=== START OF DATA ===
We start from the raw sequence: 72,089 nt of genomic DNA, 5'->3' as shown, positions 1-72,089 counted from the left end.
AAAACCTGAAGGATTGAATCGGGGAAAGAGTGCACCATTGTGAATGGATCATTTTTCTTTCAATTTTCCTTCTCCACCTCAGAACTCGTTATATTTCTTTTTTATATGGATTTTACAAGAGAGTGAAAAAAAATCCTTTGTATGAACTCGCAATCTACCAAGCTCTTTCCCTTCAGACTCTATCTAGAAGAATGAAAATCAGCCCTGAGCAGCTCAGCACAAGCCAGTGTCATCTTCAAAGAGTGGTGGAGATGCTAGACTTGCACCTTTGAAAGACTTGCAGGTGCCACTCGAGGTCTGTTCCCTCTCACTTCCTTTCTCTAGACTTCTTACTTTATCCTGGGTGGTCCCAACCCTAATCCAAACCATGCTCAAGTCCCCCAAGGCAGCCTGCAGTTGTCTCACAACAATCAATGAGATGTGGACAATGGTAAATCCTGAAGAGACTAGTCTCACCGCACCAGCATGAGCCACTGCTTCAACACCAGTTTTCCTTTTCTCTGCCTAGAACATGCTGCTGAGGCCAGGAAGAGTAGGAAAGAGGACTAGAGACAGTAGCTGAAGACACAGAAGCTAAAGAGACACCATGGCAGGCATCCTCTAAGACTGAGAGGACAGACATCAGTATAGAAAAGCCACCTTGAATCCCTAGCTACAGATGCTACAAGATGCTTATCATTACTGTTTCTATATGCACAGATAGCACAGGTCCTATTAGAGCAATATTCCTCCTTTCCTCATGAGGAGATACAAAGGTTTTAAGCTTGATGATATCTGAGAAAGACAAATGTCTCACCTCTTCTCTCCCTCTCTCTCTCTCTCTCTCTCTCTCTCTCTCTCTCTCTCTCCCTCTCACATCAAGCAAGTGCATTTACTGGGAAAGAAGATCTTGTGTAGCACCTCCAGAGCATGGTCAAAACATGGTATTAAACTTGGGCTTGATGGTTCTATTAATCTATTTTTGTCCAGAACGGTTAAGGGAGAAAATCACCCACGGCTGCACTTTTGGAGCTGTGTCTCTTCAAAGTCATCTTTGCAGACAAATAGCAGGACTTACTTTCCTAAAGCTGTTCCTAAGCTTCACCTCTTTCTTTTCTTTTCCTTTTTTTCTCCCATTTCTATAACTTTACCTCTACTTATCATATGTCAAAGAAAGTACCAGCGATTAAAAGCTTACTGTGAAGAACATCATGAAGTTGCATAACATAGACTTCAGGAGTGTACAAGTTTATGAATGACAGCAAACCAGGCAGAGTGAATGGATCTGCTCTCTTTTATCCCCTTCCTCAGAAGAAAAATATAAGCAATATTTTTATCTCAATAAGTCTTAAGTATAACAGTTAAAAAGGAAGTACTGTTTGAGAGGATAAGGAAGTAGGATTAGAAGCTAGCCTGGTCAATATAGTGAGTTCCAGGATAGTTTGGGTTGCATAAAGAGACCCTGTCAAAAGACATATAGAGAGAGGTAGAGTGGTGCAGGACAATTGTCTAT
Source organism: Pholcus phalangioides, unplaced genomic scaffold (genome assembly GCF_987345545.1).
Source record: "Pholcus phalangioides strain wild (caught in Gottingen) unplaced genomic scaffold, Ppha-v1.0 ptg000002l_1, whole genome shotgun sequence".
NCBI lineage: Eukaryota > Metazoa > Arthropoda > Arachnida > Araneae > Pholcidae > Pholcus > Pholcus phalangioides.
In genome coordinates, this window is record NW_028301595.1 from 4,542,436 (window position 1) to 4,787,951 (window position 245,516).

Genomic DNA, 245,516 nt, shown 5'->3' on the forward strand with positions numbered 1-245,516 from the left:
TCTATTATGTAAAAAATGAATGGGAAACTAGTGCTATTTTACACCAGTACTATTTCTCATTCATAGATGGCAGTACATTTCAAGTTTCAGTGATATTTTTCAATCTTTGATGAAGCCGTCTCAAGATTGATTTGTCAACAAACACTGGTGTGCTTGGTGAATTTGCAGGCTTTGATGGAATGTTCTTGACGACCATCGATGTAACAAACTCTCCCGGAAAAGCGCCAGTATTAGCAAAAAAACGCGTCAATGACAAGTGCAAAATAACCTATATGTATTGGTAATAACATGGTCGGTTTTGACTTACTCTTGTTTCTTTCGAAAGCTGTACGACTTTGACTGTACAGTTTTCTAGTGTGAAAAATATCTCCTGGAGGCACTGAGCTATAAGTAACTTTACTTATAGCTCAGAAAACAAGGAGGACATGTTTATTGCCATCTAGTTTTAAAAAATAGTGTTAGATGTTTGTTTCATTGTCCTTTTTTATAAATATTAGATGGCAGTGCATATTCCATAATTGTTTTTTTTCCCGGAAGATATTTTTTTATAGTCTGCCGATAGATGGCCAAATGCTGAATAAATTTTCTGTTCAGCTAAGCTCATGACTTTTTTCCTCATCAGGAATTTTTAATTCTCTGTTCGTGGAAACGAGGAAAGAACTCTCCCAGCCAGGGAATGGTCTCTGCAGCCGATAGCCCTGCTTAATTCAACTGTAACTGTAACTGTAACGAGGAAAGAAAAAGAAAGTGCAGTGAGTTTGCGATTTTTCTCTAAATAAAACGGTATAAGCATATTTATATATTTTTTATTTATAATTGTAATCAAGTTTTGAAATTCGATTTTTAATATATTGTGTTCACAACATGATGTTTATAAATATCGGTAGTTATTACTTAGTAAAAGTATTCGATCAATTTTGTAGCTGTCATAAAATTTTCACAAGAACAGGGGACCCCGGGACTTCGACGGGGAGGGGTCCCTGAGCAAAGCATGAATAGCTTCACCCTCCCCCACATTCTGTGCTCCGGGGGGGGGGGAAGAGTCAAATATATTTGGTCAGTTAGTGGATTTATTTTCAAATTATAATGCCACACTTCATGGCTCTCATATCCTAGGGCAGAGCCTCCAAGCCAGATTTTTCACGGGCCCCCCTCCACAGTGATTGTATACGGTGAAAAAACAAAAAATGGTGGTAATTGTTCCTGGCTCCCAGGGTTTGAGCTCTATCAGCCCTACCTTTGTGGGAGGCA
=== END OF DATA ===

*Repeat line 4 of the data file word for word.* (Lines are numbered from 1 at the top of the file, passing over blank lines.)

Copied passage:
Source record: "Pholcus phalangioides strain wild (caught in Gottingen) unplaced genomic scaffold, Ppha-v1.0 ptg000002l_1, whole genome shotgun sequence".